Even now I have a hard time accepting it. Like, I don’t want to believe that he’d ever intended to put me in such a compromising position; that he’d ever expected me to shoulder all the blame for these resounding, negative consequences. For so long, I hoped for some sunny moment of recognition between us; a mutual moment of confession and amends, like: “I did x” / “I did y,” / “I’m sorry” / “I’m sorry, too.” But having had so much time to consider it, I realize now: if he were to give me that, I don’t think I’d believe him. I think I’d just see it as one more attempt to control me; a foot in the door of my life, and an opportunity for him to wipe me down and place me back on the shelf—just in case.
You see, the gap between us is just too wide; it always was and it always will be. And that’s the problem with power imbalances: they never really go away, and they just become more obvious with time; as Billie Eilish—who recently revealed that she was taken advantage of by someone older when she was a young teenager—said for Vogue, “People forget that you can grow up and realize shit was fucked up when you were younger.”
So, when do age gaps matter? What constitutes a power imbalance, and what makes a predator vs. a normal, run-of-the-mill, asshole? It’s a debate that “All Too Well” (10 Minute Version), accompanied by its short film starring Sadie Sink and Dylan O’Brien—two actors whose age gap closely aligns with Taylor and Jake’s—has inspired. One writer and critic, Moira Donegan, tweeted: “Taylor Swift revisiting her ten-years-old bad break-up with an older man reflects a really particular feeling where women remember relationships they had with older men in their teens and twenties and wake up like ‘wait, that was exploitation.” While another person, someone named Rachel, tweeted: “If I see ONE more tweet with thousands of likes acting like a 9-year age gap is factually, inherently predatory between two consenting adults I am going to lose my MIND.”
From everything I’ve read, both opinions are fair; because the answers to the aforementioned questions aren’t so straightforward. According to an L.M.H.C. for Glamour: It depends. She (Grace Huntley) said, “It depends on the individuals and is less about age than it is a matter of maturity, power and life experience… A specific factor to consider is a power imbalance. This can occur when one person, due to their position in life, finances, or status, has undue power to control and influence the other person.” After which, she cited patterns of behavior, saying that if a person’s relationships always seem to be with adults who are barely legal, and if they regard the age of consent as a “legal green flag”, opposed to a boundary that is intended to protect vulnerable youth, then that person is probably someone you should be wary of. (Ahem: “I’ll get older, but your lovers stay my age.”)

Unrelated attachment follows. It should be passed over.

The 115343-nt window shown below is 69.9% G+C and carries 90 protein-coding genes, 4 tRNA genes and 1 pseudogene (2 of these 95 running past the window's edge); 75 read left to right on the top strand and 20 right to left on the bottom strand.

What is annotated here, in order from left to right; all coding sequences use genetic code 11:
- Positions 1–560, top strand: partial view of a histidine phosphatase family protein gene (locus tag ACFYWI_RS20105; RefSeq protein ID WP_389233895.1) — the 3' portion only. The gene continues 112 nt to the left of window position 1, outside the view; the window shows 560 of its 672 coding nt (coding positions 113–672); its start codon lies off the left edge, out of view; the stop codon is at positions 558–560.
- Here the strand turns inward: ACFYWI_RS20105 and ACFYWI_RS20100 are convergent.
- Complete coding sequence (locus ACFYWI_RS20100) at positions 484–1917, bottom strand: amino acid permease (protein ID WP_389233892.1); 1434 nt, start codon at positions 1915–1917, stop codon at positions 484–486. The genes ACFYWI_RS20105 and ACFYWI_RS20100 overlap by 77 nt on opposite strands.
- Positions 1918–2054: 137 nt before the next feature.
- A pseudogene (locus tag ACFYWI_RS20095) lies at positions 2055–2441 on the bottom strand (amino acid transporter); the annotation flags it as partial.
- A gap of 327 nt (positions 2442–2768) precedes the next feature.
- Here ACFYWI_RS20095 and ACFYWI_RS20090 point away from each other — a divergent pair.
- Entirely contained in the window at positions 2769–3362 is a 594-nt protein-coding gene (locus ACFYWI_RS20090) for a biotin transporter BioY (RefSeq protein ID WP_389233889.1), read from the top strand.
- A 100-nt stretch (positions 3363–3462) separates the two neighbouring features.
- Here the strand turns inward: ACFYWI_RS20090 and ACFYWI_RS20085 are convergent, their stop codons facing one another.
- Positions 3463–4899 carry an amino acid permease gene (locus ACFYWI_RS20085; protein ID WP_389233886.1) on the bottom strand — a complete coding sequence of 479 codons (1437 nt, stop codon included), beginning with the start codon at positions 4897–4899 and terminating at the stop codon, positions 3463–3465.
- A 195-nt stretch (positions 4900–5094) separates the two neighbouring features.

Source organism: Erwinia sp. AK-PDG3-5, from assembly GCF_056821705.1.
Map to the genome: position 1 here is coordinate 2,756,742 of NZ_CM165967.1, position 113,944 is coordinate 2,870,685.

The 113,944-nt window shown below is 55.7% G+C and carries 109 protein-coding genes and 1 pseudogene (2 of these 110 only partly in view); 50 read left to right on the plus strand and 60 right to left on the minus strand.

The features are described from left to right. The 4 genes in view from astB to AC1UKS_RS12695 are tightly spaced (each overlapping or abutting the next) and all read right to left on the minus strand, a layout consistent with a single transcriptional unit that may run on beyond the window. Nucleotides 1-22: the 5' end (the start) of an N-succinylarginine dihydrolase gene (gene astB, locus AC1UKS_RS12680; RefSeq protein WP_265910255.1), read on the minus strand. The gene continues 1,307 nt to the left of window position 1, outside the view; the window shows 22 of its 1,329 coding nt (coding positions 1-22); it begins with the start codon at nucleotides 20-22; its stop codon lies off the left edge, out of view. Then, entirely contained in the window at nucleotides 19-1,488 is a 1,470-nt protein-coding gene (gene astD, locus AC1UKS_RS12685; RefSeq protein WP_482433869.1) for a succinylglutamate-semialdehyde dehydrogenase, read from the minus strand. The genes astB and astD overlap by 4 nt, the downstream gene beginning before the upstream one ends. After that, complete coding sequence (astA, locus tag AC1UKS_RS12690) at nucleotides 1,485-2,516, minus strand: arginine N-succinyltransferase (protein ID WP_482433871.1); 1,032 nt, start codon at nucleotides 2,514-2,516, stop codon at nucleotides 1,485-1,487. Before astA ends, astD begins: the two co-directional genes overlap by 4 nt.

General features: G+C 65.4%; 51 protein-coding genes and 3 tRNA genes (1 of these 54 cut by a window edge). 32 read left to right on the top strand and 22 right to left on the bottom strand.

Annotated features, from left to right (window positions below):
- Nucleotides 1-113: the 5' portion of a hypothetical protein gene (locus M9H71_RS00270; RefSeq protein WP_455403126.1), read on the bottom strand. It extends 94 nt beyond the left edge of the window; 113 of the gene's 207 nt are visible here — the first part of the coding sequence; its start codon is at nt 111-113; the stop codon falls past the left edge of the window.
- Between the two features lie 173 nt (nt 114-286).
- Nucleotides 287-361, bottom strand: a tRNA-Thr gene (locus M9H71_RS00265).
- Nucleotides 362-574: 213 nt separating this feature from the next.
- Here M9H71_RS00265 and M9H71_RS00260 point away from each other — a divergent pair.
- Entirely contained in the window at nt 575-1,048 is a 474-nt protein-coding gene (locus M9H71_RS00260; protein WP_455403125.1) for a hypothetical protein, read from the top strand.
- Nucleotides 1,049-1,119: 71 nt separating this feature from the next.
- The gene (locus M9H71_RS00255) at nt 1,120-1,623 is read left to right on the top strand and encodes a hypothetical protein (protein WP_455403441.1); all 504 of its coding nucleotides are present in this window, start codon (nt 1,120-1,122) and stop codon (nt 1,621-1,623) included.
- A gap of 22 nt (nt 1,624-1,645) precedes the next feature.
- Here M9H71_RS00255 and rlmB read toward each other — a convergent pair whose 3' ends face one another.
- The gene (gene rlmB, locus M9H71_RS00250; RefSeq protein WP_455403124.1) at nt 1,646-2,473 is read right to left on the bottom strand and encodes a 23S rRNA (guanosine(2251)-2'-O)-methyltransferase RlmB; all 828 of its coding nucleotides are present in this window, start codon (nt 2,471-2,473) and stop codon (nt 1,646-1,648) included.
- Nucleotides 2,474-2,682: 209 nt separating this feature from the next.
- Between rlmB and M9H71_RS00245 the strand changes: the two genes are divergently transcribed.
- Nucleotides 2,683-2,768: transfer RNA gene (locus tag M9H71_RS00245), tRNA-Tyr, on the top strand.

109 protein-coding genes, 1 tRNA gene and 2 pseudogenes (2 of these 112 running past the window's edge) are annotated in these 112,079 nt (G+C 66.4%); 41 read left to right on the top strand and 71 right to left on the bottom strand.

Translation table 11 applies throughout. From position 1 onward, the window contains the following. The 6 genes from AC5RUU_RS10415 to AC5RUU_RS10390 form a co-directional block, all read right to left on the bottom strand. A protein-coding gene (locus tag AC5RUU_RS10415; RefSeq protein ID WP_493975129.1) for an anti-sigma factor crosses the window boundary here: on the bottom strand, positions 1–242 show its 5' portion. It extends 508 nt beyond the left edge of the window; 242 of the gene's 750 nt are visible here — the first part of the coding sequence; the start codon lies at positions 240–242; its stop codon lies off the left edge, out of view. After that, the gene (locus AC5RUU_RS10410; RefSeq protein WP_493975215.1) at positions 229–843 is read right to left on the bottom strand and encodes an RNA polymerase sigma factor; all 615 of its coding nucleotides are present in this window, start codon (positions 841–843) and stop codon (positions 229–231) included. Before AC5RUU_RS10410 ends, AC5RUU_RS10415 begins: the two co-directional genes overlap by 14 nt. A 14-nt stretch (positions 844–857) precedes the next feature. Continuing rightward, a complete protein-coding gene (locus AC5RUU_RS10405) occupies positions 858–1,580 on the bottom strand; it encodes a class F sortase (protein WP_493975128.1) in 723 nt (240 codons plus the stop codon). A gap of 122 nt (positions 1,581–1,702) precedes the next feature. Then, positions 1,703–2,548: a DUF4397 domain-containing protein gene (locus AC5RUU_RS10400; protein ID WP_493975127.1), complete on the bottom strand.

These are the things I usually consider when I’m contemplating a relationship and power dynamic that makes me uncomfortable. And, when I do that, I admit to myself that youth is an inherent vulnerability. (Especially with the increasing evidence that shows—at least in terms of brain development—we’re not really adults until our mid-twenties.) No matter how mature you like to believe you are, no matter how old of a soul, and no matter how confident, there is always someone who is going to know more than you, and that person doesn’t always have your best interest at heart. Youth really is such a precious life-force, and there are a lot of cynics and creeps out there who want to tap into that energy and find some compensation for an inner lack. Like, I feel like the irony of youth is that, as a society, we value it for its beauty and potential, but then, in the same breath, we have this overwhelming urge to smush it like a bug—especially when it’s in the form of a young adult. (Just look at the way young Hollywood is treated and talked about, and you have an accurate reflection of how society treats and talks about youth at large.)
Bringing me to one of the few graces I’ve always had to offer my ex: he was young, too. Any chance of common ground between us may have collapsed a long time ago, but I can acknowledge that his prefrontal cortex was also mush when we both decided, in some shared state of mania, that being in love was a good idea. And, like Taylor, I am most definitely not the most abused and exploited victim on earth; I remind myself constantly: I got out. I went to therapy. I did the work. I learned something. (Did he? I don’t think I’ll ever know.)
At the end of the extended version of “All Too Well”, Taylor sings, “I’m a soldier who’s returning half her weight.” And what I take away from this line is that, this song, although it’s primarily about a woman who is refusing to be forgotten, is also about upholding one’s own end of the bargain, and wishing the second party would do the same; a plea that, ultimately, falls on deaf ears. If this song is about Jake Gyllenhaal after all, then his lack of a response—his response via a third party, saying, essentially, Can’t she just let it go already?—makes it pretty clear that he doesn’t feel like he owes her anything. Which is his right. One of the most difficult things to accept in the aftermath of feeling used, and taken advantage of, is that nobody owes anyone anything, ever; not love, or an explanation, or even respect. And that’s part of growing up: accepting that there are a lot of apologies that will never be uttered; that there are always going to be some mysteries you can’t crack—no definitive answers to how much or how little something mattered. The best you can do is build yourself back up; return half your weight, and hope that, somewhere along the way, someone will recognize how hard you try; they’ll see the whole of who you are and meet you in the middle, as an equal. (A.K.A. They will never call you crazy.)